On the best song on Gone Now:
“Honestly, all of them, because I worked on every single one until I had that feeling. With the song All My Heroes, I felt a lot that I was coming to a certain age where everything was sort of like getting rusty all around me, everything that I believed in was coming up weird. It’s essentially about investing in the people you love. A line in the song goes, 'When all your heroes get tired I’ll be something better yet' so, that’s a big theme on the album."
“It’s just like deep disappointment in the world and this deep reinvestment in the people close to you. That was one of those songs where I feel like you could hear the experimentation in the recording. You hear the synths changing, you hear the weird loopy beat, you can hear me talking and recording and it sounds exactly like it was to make it.”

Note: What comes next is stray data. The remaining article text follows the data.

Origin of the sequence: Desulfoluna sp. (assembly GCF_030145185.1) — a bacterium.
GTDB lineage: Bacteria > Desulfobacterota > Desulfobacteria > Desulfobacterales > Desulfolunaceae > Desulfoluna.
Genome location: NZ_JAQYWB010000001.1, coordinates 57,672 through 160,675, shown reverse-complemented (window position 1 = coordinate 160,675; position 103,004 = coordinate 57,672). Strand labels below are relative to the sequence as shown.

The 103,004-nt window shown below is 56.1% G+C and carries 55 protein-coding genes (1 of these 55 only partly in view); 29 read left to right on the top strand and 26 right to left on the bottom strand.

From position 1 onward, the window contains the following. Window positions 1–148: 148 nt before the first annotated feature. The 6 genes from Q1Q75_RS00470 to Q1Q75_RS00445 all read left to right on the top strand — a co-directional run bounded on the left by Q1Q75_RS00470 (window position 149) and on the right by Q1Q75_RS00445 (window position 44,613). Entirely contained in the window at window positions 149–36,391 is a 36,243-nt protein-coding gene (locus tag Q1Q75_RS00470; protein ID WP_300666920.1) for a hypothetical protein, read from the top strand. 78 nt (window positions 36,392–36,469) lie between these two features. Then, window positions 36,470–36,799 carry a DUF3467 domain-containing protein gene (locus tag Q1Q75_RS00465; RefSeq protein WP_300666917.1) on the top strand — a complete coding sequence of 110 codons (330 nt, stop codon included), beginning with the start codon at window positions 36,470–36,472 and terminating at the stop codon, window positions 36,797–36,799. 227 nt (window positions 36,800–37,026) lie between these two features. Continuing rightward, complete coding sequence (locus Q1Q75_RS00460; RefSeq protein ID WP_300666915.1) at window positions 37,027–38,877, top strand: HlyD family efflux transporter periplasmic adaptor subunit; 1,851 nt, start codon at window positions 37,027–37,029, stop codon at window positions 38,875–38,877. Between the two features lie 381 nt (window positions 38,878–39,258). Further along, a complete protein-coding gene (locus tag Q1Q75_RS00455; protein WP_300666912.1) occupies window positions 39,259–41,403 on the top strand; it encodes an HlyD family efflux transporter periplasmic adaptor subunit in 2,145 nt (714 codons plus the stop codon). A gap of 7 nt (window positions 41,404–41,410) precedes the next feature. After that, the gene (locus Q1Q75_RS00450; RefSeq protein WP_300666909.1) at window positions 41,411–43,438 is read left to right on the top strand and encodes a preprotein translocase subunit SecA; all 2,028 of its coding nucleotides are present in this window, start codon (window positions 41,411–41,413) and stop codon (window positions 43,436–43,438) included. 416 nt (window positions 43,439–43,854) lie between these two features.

On being busy (or not, as it turns out) working with huge popstars:
“The funny thing is I don’t actually do that much, I just think it just seems that way because a lot of those things get a lot of attention. A lot of my friends who are artists or producers or writers, they do like two sessions a day. For the past two years I’ve mostly done the Bleachers album and then I also made the Lorde album during that time and two other things that I’m not going to talk about yet. I think it’s just because for some reason if I do things there’s a lot of chatter about them.